“Omid and Roya” leave Iran for Siberia

March 6, 2023 - 17:30

TEHRAN – Omid, the last survivor of the Siberian cranes in Iran, along with its new companion, Roya, left Fereydunknar International Wetland in Mazandaran province for Siberia on Sunday.

After passing over the skies of Mazandaran, Gilan, and Ardebil provinces, the two Siberian cranes will fly to Azerbaijan, IRNA quoted Hassan Akbari, an official with the Department of Environment, as saying.

In the Persian language, Omid and Roya mean Hope and Dream, respectively.

After losing his couple Arezoo (meaning Wish in Persian), Omid came every year to the Fereydunknar International Wetland for wintering.

Considering that Omid is the last survivor of the western population of Siberian cranes, the Department of Environment decided to receive a young female Siberian crane from the Cracid & Crane Breeding and Conservation Center (CBCC) in Belgium.

Environmental experts hope that Omid and Roya can overcome this difficult situation, away from possible dangers, and return to Iran next year.

According to the International Crane Foundation website, this critically endangered species is now only found in one main population in East Asia, with a few birds remaining in the historic Western/Central population.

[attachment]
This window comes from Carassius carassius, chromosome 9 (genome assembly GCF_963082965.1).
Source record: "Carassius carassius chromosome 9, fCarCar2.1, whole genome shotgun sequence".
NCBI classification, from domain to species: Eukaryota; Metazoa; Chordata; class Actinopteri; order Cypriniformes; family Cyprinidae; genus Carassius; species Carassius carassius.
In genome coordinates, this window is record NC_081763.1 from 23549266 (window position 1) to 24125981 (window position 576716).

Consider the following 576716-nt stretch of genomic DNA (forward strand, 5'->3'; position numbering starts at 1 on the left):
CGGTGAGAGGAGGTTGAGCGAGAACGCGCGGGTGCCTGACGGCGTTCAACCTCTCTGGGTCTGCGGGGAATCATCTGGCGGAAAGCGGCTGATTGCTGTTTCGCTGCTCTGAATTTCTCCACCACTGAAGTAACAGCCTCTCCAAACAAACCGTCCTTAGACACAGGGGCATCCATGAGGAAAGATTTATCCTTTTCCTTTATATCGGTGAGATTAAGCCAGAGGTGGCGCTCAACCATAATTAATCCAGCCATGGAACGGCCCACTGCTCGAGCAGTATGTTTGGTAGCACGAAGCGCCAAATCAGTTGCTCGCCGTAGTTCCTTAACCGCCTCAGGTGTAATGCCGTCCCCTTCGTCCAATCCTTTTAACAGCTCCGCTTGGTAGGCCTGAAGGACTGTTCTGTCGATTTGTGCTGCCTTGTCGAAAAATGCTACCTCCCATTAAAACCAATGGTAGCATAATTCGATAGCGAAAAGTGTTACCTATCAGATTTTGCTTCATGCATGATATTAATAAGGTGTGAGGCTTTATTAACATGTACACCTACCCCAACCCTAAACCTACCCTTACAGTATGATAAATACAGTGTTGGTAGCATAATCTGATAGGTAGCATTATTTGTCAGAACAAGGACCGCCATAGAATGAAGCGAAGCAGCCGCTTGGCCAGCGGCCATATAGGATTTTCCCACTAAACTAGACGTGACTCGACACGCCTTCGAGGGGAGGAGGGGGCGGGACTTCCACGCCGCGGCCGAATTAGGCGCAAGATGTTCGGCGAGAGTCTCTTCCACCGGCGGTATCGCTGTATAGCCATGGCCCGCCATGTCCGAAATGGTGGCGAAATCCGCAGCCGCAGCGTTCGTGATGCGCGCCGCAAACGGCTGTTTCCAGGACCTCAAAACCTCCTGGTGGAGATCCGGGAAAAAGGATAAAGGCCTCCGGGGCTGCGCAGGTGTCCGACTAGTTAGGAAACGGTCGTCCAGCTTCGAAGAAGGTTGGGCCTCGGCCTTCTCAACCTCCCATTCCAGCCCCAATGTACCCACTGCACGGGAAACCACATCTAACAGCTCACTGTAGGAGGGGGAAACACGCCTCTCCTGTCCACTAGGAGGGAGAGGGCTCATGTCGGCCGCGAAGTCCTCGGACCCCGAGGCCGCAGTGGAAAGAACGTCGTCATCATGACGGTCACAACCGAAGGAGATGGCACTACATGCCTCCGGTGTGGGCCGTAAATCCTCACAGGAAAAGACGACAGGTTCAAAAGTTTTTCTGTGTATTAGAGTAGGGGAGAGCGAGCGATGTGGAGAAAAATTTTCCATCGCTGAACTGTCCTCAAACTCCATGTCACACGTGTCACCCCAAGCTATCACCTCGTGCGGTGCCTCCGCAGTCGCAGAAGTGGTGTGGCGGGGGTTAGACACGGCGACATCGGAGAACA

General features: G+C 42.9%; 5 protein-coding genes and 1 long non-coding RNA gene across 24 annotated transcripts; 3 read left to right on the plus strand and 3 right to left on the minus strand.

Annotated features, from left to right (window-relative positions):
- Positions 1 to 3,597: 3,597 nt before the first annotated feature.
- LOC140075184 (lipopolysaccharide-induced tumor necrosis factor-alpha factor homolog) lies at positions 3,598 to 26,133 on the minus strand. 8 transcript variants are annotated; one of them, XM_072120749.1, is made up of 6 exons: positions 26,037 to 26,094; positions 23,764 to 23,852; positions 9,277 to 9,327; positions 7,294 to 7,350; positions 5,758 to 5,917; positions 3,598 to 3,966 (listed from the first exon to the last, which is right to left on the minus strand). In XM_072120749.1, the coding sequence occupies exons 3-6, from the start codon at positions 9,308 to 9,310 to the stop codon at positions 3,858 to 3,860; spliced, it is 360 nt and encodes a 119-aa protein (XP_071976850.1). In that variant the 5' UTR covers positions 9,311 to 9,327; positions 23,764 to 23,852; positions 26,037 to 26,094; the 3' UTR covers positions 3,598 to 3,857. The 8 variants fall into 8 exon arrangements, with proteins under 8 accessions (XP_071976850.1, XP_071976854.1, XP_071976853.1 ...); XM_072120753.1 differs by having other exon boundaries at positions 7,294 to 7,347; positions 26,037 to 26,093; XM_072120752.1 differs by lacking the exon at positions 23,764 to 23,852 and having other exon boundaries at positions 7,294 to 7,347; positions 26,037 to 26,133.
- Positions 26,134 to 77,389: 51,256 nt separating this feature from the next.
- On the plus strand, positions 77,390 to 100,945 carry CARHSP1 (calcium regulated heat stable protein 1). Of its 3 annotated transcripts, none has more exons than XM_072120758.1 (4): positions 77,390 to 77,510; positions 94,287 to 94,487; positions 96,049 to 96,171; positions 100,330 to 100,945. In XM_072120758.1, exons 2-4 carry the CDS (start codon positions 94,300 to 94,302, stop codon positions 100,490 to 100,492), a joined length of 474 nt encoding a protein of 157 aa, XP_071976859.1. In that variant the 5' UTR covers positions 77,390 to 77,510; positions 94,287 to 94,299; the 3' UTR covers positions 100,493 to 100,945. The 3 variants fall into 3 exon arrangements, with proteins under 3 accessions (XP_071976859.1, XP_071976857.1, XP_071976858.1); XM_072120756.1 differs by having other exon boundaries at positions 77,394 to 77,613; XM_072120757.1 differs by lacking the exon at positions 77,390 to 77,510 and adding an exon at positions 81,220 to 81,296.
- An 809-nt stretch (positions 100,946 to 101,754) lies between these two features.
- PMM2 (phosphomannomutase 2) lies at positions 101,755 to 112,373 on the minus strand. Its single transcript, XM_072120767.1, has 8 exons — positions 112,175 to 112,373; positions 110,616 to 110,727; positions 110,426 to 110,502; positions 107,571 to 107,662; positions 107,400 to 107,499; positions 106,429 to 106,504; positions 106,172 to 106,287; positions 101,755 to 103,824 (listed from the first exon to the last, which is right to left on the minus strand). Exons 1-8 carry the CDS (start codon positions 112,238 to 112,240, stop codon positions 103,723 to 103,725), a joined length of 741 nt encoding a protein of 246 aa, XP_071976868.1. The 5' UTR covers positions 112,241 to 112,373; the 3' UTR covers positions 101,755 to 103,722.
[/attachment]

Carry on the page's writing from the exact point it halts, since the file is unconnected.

The Eastern population breeds in northeastern Siberia and winters at Poyang Lake in the Lower Yangtze River Basin in China. In the Western/Central population, a single crane [Omid] continues to winter along the south coast of the Caspian Sea in Iran. This population is bred just south of the Ob River in Russia.

With a height of 140 centimeters and a weight of 6 kilograms, there are only 3,600 to 4,000 cranes left in the world. The Eastern population is stable, but the Western/Central population is almost extirpated.

Adult cranes have red skin on the forehead, face, and sides of the head, white plumage with black wingtips, and reddish-pink legs while juvenile cranes have a plumage mix of white and cinnamon-brown feathers and tan head.

The oldest documented crane was a Siberian Crane named Wolf, who died at the age of 83. Wolf is in the Guinness Book of World Records.

Habitat loss, especially due to changing hydrology caused by water diversions and conversion of wetlands, illegal take including hunting, trapping and poisoning, pollution, and environmental contamination is threatening this endangered species.


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